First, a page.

This is the question that continues to come up as residents read about rising home prices. To them, it feels like 2006. However, I have listened to several presentations recently that would suggest otherwise. Those presentations coupled with sales statistics present another story; one not without challenges but certainly a picture that suggests we are not seeing a repeat of the housing crisis which began in 2006 just yet. We are in a slow recovery, but certainly a recovery.
The first several presentations I heard were from Mike Kazmierski, CEO of EDAWN (Economic Development Authority of Western Nevada). His team has done an outstanding job assisting more than 100 companies relocate to our area over the past four years. His future predictions of what is to come are even stronger. As he states, “This is just the beginning.”
Two differences from 2006 are job and population growth. I last wrote about the EPIC Report which took a “middle-of-the-road” projection of employment and population growth over the next five years (2015-2019). EDAWN took the middle scenario projecting an addition of 52,400 jobs through 2019 and a population growth of 64,700.
Mr. Kazmierski also explains why companies are coming to our area. The first reason is our strategic location. We have great access to rail and road support with 11 western states reachable with one-day ground support. The second reason is the lower cost of doing business in Nevada – labor, taxes and real estate costs are lower than surrounding states. Finally, we have a business friendly government. As we head into elections, we need to keep these attractions in mind. Lots of people credit Tesla with what is happening in our area. They were certainly a public relations boom, and as Mr. Kazmierski points out, “they gave us credibility,” but 100 companies have relocated in the past four years, not to mention the retention and expansion of many other companies already here.
There are three areas of concern according to Mr. Kazmierski, which are workforce development, affordable housing and infrastructure. He believes that up to now, relocating companies have been happy with the existing workforce in the area but for the future, we need to fund our community colleges better to turn out the workforce with the right skill set that will be required by relocating companies.”
Another presentation I have heard is by Brian Bonnenfant, Project Manager of the Center for Regional Studies at the University of Nevada, Reno. Brian has put together detailed housing reports for Washoe County for the past decade which examine new construction inventory, sales and future approved projects along with existing home inventory and sales by sub-region.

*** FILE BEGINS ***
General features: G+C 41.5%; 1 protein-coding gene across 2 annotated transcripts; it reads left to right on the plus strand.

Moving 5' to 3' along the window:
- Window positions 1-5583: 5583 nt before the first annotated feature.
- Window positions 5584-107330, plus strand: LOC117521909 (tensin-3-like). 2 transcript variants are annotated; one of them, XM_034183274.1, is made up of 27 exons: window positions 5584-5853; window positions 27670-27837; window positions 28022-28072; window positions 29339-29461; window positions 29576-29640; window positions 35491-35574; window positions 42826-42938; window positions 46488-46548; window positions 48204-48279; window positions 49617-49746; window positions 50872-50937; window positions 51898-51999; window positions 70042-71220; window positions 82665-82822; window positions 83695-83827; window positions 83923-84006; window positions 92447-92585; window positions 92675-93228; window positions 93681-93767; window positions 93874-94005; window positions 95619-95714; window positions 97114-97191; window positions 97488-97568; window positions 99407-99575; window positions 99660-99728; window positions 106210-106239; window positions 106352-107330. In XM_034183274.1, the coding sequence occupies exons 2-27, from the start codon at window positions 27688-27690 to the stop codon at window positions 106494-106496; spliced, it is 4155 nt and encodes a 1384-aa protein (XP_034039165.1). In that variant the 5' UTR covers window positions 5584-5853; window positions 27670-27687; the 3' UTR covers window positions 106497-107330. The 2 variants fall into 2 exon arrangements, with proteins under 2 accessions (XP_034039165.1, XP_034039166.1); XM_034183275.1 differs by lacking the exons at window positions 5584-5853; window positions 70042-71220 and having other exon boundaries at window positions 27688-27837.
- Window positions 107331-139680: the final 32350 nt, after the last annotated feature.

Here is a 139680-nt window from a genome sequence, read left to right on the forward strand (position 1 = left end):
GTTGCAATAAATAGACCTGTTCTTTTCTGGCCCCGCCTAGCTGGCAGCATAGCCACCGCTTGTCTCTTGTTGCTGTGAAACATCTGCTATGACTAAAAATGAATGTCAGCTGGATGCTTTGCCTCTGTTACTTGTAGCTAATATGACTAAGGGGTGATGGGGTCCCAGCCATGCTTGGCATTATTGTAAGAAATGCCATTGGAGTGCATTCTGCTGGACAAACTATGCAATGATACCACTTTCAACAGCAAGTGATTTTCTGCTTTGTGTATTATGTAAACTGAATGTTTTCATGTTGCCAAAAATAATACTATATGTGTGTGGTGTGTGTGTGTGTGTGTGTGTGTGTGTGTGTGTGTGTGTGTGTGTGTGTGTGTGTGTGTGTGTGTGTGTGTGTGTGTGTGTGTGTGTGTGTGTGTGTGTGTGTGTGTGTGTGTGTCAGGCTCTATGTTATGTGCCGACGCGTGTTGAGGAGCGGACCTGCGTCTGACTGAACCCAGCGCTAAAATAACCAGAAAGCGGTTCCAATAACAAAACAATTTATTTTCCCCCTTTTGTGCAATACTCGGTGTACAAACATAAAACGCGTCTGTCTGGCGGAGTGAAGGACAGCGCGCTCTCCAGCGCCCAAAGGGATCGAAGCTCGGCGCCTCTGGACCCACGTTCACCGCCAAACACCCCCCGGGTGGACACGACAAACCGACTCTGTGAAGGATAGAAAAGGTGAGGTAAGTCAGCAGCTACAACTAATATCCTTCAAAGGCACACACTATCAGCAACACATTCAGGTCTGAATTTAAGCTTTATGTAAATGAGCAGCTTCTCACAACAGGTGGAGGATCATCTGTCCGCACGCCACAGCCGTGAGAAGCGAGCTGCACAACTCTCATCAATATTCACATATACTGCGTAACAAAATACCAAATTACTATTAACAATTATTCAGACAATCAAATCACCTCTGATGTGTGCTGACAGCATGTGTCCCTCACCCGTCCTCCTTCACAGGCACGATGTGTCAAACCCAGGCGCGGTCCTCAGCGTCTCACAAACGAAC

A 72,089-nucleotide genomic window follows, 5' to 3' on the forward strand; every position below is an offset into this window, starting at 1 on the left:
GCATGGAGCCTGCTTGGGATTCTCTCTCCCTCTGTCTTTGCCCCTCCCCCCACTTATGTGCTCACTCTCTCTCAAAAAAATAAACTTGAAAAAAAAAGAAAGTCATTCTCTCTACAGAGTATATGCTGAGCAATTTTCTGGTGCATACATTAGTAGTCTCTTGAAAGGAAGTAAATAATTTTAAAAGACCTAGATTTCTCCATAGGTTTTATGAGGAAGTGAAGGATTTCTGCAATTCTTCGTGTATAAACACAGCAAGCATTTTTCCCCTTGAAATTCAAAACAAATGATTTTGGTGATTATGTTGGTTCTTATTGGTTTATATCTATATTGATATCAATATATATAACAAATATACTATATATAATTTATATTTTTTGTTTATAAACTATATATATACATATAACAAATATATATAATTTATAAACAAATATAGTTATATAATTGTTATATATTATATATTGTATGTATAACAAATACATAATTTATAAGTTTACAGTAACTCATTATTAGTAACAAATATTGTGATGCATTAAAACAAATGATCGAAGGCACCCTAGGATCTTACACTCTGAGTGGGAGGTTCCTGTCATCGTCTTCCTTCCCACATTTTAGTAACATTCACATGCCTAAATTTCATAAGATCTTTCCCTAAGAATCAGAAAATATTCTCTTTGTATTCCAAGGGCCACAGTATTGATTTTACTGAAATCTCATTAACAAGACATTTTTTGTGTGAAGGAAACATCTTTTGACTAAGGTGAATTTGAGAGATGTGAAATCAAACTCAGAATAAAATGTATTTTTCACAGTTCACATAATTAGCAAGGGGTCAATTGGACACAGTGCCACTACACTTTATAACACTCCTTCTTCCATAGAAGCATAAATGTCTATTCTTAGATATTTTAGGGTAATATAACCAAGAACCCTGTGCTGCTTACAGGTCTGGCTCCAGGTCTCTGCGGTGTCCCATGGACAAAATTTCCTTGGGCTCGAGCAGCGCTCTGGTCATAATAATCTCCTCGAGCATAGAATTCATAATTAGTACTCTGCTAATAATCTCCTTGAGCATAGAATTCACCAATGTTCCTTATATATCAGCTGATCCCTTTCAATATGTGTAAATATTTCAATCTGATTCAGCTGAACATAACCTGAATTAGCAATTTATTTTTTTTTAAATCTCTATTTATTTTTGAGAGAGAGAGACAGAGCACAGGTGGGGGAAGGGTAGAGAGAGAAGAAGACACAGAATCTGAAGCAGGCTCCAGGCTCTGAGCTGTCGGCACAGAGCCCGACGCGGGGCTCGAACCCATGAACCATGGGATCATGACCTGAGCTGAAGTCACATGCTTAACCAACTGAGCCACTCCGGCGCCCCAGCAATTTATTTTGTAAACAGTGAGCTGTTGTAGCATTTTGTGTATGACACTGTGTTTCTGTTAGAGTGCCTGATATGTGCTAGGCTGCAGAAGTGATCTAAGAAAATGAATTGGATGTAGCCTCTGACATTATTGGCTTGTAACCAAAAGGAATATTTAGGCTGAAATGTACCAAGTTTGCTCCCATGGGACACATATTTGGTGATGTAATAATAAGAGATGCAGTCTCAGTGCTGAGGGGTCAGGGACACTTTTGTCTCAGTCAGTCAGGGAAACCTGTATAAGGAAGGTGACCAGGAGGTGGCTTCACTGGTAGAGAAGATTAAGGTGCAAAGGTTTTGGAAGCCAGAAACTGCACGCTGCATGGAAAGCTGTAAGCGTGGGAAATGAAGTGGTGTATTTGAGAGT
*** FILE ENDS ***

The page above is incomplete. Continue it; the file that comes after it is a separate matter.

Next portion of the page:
I recently heard his findings about single-family sales by region, which he compared with per capita income and average wages. One of the most interesting charts he prepared showed median home prices from the first quarter of 2002 to the fourth quarter of 2015. Basically, if home prices had only increased 1 percent per year for that entire period, median home prices in our area are exactly where they need to be.
Perhaps as interesting is his comparison of median home values and median family income. In the fourth quarter of 2015, Brian reports that 52.9 percent of homebuyers in the Reno MSA (Metropolitan Statistical Area) could afford a median value home, as opposed to 55.8 percent in the last quarter of 2014, a fact that will present a challenge that we are already feeling without the bulk of jobs coming into our area or the population growth figures.
According to Brian’s report, based on new and existing home sales, both pre-recession, recession and the future, we need to be building between 3,063 and 5,105 homes annually. New home permits that were pulled in 2015 were 1,995.
What does this mean for the housing market? We will continue to feel the pain especially in the spring due to the lack of affordable housing which represents 63.9 percent of our market. Wages are climbing but not keeping up with housing costs in this price range, so we will continue to see significant pressure and rising prices as demand exceeds supply. People will move into multi-family (apartments) or rental houses when they cannot find a house, another part of our market that has high demand and low inventory.
But as challenging as the $300,000-$600,000 price range is, homes that are priced above this are not experiencing the lack of demand and have a different metric of absorption depending on the price: $601,000-$900,000 represented 3.5 percent of all sales in 2015 with a 5 month absorption rate; $901,000-$1,500,000 represented 1.3 percent of all sales with 9.8 month supply and homes above $1,500,000 represented .4 percent and have 27.3 months supply.
All in all, we are experiencing a slow recovery but we need to have more affordable houses being built in order to grow effectively.